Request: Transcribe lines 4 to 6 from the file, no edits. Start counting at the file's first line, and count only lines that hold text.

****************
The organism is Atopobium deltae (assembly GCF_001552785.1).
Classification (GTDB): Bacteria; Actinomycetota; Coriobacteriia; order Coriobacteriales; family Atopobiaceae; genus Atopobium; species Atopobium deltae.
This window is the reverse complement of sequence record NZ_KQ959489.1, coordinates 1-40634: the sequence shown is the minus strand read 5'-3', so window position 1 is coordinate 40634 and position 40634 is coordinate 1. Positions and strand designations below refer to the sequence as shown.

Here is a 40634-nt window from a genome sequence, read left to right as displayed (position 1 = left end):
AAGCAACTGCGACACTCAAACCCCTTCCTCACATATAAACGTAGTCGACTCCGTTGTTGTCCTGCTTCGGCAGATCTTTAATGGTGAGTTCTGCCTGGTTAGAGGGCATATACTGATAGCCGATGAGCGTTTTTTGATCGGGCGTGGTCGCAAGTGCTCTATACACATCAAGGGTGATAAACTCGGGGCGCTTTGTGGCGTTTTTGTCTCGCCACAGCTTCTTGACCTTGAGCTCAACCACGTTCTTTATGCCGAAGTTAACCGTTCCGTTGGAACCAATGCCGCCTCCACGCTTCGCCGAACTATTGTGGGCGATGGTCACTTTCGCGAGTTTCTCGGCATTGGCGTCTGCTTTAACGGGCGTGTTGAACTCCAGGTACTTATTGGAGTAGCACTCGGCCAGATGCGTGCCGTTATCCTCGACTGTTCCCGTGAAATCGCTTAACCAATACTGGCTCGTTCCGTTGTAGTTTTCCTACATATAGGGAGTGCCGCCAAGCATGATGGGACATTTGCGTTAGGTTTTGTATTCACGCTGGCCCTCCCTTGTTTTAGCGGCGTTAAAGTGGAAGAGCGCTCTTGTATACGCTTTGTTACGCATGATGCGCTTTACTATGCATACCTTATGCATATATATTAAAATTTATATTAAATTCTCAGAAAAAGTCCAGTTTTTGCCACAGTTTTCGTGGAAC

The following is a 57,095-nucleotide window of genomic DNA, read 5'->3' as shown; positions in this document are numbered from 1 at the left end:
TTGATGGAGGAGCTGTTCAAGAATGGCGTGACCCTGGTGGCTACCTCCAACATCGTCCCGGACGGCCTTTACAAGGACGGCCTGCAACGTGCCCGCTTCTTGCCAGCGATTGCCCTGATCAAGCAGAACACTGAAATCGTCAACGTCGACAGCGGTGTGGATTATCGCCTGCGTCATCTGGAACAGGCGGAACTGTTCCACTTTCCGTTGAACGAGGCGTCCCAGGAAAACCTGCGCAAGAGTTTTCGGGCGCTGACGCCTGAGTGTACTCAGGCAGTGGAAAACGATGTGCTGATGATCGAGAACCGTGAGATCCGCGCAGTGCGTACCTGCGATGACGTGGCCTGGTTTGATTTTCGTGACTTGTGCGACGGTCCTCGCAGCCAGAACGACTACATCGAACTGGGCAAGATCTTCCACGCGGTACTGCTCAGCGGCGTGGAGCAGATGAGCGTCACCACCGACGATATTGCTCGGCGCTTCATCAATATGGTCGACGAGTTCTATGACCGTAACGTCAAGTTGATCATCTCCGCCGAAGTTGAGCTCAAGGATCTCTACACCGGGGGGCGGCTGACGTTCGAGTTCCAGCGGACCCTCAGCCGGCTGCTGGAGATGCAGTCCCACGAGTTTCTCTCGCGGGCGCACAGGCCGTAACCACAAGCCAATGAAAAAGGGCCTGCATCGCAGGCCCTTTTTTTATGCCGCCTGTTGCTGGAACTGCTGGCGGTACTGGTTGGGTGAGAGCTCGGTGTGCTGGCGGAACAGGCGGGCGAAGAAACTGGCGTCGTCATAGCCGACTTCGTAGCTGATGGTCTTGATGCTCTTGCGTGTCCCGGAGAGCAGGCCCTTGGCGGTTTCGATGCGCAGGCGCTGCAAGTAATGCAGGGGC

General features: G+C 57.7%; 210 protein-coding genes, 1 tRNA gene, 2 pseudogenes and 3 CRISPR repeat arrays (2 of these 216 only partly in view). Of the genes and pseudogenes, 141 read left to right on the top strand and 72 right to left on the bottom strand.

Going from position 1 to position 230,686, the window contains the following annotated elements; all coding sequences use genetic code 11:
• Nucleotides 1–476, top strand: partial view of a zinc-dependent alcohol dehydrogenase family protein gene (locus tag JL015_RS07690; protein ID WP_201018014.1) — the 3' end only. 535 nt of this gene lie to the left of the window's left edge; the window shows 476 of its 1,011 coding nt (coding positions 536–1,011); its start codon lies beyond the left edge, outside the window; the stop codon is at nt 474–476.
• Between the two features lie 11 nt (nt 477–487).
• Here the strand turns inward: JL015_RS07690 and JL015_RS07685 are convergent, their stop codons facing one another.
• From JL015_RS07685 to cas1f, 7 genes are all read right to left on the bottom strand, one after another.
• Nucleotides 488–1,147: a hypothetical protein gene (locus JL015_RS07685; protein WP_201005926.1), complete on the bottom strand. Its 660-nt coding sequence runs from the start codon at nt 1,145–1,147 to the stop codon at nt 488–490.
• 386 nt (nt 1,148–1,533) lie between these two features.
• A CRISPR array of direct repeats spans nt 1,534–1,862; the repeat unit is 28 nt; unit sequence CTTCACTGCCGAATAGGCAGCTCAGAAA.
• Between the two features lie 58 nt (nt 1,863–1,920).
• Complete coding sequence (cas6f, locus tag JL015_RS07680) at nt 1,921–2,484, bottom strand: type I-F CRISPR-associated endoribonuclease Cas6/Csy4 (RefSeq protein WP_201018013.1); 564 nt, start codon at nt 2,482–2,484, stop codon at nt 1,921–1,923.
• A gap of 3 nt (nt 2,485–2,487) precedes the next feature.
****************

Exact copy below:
Here is a 40634-nt window from a genome sequence, read left to right as displayed (position 1 = left end):
AAGCAACTGCGACACTCAAACCCCTTCCTCACATATAAACGTAGTCGACTCCGTTGTTGTCCTGCTTCGGCAGATCTTTAATGGTGAGTTCTGCCTGGTTAGAGGGCATATACTGATAGCCGATGAGCGTTTTTTGATCGGGCGTGGTCGCAAGTGCTCTATACACATCAAGGGTGATAAACTCGGGGCGCTTTGTGGCGTTTTTGTCTCGCCACAGCTTCTTGACCTTGAGCTCAACCACGTTCTTTATGCCGAAGTTAACCGTTCCGTTGGAACCAATGCCGCCTCCACGCTTCGCCGAACTATTGTGGGCGATGGTCACTTTCGCGAGTTTCTCGGCATTGGCGTCTGCTTTAACGGGCGTGTTGAACTCCAGGTACTTATTGGAGTAGCACTCGGCCAGATGCGTGCCGTTATCCTCGACTGTTCCCGTGAAATCGCTTAACCAATACTGGCTCGTTCCGTTGTAGTTTTCCTACATATAGGGAGTGCCGCCAAGCATGATGGGACATTTGCGTTAGGTTTTGTATTCACGCTGGCCCTCCCTTGTTTTAGCGGCGTTAAAGTGGAAGAGCGCTCTTGTATACGCTTTGTTACGCATGATGCGCTTTACTATGCATACCTTATGCATATATATTAAAATTTATATTAAATTCTCAGAAAAAGTCCAGTTTTTGCCACAGTTTTCGTGGAAC

The following is a 57,095-nucleotide window of genomic DNA, read 5'->3' as shown; positions in this document are numbered from 1 at the left end: